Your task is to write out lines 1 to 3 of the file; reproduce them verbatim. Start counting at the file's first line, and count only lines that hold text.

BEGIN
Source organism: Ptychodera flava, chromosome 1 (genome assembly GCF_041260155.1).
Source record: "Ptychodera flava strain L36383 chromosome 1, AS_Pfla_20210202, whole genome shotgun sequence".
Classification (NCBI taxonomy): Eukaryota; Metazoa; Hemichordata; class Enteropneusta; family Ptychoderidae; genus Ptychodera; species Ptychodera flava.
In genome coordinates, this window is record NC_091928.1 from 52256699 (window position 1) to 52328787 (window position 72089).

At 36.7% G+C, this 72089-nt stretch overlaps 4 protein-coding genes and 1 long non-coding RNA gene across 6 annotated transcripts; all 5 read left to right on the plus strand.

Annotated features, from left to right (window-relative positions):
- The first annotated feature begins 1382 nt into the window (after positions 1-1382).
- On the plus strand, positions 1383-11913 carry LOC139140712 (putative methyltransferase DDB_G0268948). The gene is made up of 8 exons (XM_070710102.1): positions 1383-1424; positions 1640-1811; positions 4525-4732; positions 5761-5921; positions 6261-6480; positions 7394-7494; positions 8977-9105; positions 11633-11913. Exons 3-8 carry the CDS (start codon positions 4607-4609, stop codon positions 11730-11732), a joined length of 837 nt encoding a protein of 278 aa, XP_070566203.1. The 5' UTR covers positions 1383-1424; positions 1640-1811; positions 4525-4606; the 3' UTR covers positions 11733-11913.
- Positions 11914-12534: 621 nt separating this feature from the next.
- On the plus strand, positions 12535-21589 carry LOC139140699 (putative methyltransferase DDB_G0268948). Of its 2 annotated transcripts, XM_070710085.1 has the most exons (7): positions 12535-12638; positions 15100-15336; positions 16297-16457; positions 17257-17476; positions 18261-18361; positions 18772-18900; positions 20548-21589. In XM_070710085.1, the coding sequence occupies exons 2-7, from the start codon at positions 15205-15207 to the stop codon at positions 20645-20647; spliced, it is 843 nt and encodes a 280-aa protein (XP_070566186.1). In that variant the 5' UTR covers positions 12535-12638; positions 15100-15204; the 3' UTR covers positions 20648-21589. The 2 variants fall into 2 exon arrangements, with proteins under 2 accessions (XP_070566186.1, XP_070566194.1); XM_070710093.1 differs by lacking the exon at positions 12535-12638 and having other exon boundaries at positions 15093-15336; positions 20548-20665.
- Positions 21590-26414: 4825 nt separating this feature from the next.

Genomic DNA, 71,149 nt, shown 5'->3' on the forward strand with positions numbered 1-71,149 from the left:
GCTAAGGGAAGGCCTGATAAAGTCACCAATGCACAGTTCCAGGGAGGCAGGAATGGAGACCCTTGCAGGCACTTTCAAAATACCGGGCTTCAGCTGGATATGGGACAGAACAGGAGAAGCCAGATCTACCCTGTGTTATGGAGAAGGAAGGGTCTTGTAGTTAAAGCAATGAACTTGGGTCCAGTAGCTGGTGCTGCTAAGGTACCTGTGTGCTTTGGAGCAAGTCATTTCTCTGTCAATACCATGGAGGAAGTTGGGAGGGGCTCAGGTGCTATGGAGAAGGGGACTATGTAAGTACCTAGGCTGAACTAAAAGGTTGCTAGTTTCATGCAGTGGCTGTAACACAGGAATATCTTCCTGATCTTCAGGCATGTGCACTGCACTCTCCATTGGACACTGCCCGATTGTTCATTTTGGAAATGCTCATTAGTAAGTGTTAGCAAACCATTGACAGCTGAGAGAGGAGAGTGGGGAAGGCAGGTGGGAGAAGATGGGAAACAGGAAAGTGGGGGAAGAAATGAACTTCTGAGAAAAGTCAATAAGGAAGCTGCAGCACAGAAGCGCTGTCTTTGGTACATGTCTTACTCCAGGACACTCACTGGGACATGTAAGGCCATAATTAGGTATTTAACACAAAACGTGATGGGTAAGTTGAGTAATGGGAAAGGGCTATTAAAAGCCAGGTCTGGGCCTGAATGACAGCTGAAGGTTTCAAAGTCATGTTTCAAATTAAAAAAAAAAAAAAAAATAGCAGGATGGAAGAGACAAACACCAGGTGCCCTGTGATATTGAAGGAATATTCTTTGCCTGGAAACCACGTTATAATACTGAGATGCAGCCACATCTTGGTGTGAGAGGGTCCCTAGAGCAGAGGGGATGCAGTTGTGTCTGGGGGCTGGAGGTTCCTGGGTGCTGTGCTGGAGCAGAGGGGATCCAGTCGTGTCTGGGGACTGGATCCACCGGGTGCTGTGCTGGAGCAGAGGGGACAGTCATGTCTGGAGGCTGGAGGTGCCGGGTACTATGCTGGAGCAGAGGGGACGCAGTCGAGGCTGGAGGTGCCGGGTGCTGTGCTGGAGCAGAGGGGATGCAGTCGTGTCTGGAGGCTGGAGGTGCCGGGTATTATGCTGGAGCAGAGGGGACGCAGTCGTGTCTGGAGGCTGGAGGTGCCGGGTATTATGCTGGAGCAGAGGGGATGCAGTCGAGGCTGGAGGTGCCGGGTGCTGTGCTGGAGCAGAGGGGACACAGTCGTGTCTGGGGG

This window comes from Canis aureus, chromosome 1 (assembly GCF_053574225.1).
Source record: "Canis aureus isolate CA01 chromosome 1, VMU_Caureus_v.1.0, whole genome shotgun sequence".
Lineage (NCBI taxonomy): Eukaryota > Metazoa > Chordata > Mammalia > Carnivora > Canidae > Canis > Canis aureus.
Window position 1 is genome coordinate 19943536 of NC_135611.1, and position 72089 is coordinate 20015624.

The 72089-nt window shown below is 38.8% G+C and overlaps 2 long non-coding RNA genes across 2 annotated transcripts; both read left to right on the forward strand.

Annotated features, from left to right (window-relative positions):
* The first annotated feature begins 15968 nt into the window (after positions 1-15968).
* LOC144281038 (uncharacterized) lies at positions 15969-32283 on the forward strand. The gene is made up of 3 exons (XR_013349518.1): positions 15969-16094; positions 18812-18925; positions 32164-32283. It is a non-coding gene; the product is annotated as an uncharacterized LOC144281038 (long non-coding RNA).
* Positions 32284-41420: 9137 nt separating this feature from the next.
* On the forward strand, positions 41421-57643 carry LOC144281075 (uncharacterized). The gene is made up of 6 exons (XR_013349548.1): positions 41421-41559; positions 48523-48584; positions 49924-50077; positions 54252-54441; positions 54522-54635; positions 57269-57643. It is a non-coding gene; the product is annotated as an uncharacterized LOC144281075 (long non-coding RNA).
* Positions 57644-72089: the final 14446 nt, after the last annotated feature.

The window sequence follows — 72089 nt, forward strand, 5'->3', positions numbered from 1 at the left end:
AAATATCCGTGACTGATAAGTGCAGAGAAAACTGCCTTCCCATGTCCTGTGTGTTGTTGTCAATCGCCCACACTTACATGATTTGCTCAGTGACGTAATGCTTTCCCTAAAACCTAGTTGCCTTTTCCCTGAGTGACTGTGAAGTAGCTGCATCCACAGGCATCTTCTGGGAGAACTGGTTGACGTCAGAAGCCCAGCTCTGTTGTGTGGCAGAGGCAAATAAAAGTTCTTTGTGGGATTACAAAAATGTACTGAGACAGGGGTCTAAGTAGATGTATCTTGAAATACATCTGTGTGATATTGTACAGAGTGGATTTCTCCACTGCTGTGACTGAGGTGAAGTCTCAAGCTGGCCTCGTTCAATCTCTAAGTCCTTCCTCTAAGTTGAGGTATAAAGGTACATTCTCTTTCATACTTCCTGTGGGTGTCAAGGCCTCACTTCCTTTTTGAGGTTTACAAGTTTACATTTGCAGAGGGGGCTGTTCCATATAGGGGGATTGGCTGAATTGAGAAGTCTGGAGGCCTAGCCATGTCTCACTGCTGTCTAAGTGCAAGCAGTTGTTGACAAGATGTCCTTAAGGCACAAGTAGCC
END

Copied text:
Source organism: Ptychodera flava, chromosome 1 (genome assembly GCF_041260155.1).
Source record: "Ptychodera flava strain L36383 chromosome 1, AS_Pfla_20210202, whole genome shotgun sequence".
Classification (NCBI taxonomy): Eukaryota; Metazoa; Hemichordata; class Enteropneusta; family Ptychoderidae; genus Ptychodera; species Ptychodera flava.